||Fairly common. Visits gardens. Frequent road casualty.
||A survey by ENHS members in 1995 revealed molehills at altitudes
from near sea level (Dunster Beach) to around 1300 ft. (Top
Porlock Hill) Common but a lack of records from central and
||Widespread but few records from SW Exmoor.
||Recorded much less often than Common Shrew. All our records
are from eastern half of Exmoor.
||Widespread, but few records.
|Greater Horseshoe Bat
||Rare, just a few known colonies
|Lesser Horseshoe Bat
||A few colonies recorded
||Also known as Water Bat. May be seen flying by day overūrivers.
||The commonest bat species, frequently seen at dusk.
|45 kHz Pipistrelle
||Pipistrellus pipistrellus 45kHz
||Status not known.
||Scarce and local.
|Brown Long-eared Bat
|Grey Long-eared Bat
||Fair numbers again since being severely hit by myxamatosis
in 1960s but this and other diseases are still around and numbers
||Has declined. Some have apparently been introduced by Hunts
||Once common in Exmoor woodlands particularly conifer plantations
but none seen since the hard winter of 1947. (This was before
the Grey Squirrel arrived here.)
||Became common on Exmoor after the Red Squirrel had succumbed
to the hard winter of 1947. Few if any seen before that date.
||In gardens, woods and hedgerows. Common.
||Believed to exist on Exmoor but we would appreciate any records.
||Numbers have declined due to modern farming methods.
||Numbers have increased.
||In and around buildings.
||Probably under recorded but thought to have declined with
hazel coppicing no longer being carried out near every village.
However, results of surveys with dormouse boxes are encouraging.
||Occasional sightings offshore.
||Occasionally occurs offshore and dead specimens sometimes
washed up on beaches.
||Occasional sightings offshore.
||One off Lynmouth, 1984.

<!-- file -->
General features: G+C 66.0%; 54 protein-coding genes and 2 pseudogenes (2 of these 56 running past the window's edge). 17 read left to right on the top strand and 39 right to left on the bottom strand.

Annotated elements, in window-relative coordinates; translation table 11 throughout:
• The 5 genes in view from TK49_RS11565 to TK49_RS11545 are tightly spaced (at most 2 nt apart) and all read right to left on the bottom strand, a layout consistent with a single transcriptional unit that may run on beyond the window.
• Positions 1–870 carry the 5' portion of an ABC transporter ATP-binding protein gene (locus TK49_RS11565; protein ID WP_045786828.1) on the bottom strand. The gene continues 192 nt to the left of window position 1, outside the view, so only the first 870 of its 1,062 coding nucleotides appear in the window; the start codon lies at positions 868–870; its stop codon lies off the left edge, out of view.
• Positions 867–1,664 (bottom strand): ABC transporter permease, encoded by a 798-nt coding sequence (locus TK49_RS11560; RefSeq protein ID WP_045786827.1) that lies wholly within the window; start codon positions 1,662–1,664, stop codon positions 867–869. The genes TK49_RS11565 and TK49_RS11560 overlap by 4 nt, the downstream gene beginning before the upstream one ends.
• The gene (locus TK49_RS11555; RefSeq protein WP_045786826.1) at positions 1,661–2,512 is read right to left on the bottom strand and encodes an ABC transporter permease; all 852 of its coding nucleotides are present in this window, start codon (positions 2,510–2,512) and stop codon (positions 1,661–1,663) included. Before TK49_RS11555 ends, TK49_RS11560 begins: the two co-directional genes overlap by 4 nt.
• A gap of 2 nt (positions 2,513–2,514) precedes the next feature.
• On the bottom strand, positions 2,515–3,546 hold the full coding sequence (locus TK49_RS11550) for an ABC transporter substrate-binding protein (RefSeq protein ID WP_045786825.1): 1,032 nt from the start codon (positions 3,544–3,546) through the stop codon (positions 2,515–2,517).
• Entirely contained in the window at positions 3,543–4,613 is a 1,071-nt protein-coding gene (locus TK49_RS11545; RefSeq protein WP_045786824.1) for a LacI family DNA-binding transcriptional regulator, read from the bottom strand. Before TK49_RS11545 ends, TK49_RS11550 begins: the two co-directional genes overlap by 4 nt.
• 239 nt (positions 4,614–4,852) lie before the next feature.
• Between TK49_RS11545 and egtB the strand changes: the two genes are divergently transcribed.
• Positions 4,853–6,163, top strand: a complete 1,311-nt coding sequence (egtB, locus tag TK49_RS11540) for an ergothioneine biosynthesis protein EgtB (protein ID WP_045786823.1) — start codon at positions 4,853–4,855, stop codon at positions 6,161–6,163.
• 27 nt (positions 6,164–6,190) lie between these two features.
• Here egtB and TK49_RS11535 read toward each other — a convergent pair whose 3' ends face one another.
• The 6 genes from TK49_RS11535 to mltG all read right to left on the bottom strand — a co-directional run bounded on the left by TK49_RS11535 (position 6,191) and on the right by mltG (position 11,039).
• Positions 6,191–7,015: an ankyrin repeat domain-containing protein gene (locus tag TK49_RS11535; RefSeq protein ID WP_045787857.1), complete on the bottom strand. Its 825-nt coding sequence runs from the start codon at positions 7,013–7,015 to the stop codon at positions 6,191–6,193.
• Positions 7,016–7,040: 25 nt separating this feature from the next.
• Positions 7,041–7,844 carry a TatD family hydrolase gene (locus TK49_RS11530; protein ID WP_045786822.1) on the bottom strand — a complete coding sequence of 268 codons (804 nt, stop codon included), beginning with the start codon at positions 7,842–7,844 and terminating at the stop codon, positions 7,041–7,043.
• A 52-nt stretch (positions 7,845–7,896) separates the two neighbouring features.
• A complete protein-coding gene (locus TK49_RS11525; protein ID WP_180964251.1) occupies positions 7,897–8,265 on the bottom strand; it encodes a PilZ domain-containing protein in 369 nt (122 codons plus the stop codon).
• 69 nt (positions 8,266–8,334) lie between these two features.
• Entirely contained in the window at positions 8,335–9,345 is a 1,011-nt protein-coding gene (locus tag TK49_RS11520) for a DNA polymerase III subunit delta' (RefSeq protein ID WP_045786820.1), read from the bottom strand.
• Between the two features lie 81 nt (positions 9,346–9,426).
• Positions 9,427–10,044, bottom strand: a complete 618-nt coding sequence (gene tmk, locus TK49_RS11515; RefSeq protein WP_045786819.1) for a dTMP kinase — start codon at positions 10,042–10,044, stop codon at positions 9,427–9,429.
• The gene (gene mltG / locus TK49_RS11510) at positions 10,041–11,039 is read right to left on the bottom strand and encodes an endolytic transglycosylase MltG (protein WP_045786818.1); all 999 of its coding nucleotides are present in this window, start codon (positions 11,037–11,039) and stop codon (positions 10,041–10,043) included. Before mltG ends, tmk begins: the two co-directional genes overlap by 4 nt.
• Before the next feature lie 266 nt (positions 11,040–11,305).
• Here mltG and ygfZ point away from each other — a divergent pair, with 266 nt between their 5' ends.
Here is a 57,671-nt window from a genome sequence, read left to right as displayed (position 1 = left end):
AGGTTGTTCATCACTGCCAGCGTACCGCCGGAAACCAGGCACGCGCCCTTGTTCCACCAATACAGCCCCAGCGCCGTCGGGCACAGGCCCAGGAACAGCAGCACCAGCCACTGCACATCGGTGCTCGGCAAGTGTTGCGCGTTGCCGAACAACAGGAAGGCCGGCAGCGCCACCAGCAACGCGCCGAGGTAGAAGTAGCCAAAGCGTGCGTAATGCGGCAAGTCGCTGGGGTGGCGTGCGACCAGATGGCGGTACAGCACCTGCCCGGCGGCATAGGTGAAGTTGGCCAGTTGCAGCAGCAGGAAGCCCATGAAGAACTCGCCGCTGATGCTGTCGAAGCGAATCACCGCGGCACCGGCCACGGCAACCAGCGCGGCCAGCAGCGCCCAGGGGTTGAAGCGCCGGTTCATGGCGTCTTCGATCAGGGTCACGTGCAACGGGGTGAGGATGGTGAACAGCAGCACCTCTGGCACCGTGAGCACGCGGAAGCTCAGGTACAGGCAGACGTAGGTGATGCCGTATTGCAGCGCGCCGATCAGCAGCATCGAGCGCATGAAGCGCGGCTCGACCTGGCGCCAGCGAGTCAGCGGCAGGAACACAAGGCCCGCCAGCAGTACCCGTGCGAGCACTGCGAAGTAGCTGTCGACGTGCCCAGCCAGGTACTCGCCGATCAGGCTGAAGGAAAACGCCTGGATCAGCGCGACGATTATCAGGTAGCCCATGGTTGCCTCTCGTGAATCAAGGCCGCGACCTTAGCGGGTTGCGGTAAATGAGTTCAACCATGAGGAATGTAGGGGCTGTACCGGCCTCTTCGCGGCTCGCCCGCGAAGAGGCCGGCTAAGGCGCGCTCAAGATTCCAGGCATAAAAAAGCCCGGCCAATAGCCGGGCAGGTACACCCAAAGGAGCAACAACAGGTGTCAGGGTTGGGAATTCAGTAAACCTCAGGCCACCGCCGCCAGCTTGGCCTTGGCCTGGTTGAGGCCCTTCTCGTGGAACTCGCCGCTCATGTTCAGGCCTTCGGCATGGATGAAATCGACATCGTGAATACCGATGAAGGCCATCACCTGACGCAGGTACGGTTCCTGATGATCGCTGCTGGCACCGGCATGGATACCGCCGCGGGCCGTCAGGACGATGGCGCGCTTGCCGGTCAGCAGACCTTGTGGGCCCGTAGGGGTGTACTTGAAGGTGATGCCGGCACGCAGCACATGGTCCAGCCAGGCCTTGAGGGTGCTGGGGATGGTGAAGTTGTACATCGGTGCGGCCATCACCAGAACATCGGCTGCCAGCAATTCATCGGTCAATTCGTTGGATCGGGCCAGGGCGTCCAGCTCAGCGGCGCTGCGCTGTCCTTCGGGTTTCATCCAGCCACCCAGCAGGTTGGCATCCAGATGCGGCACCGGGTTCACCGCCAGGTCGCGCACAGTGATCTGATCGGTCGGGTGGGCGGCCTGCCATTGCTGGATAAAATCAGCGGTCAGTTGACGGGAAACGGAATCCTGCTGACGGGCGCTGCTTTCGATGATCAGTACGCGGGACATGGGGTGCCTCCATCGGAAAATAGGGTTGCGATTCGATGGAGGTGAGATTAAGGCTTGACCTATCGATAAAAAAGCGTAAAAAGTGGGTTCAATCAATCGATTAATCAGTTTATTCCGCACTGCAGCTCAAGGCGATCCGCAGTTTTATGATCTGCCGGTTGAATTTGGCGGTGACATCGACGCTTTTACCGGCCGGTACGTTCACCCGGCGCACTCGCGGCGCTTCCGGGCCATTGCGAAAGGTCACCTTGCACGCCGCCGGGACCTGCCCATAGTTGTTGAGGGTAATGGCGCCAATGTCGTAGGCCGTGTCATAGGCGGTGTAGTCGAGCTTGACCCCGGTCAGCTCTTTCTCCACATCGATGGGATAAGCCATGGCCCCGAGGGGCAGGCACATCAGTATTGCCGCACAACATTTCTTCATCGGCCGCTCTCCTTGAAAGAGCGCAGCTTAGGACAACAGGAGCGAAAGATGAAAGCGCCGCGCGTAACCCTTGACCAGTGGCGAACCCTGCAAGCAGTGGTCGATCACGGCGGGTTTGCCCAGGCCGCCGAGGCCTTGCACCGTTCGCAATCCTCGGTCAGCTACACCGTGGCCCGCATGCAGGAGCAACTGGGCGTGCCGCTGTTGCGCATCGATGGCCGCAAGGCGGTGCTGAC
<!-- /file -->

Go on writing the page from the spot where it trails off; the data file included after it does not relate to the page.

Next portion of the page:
||Both urban and rural foxes occur.
||Widespread but reported less often than stoat.
||Numbers seem to have been reduced. Otterhounds changed to
||Mustela furo x putorius
||Escapes have occurred.
||Common. Visits gardens sometimes causing havoc by digging
up lawns. Possible carrier of bovine TB and Government Controlled
culls have taken place on Exmoor.
||Became very rare but has made a comeback, however many fall
victim to road accidents.
||Occasional sightings offshore and dead animals sometimes washed
on to beaches.
||Several small herds run on Exmoor and compete with deer and
sheep for fodder, but all have owners and are fed in winter.
||Minimum 3000 on Exmoor & Quantocks and several hundred further
in area south of Exmoor towards Tiverton. (Langbein 1997) 75%
of Exmoor population is concentrated in eastern areas particularly
the wooded valleys of Exe, Haddeo and Barle, coastal woodlands
near Porlock and around Horner Wood & Dunkery.
||Some escapes from Pixton Park near Dulverton were at one time
in the Bray Valley but none are thought to have persisted.
||Locally common in east Exmoor only on Brendon and Croydon
Hills. Population estimate: 600.
||Established in many woods throughout Exmoor.
||A few reports from Malmsmead area.
||In 1980s the Lynmouth & Lynton Council introduced Cheviot
Goats in the Valley of Rocks. These were the only wild Cheviot
herd in S. England and replaced feral goats of the Saanen breed
introduced in 19th cent. Feral goats had been common here and
in other parts of the Exmoor coast in previous centuries. (Information
Board Valley of Rocks 1995)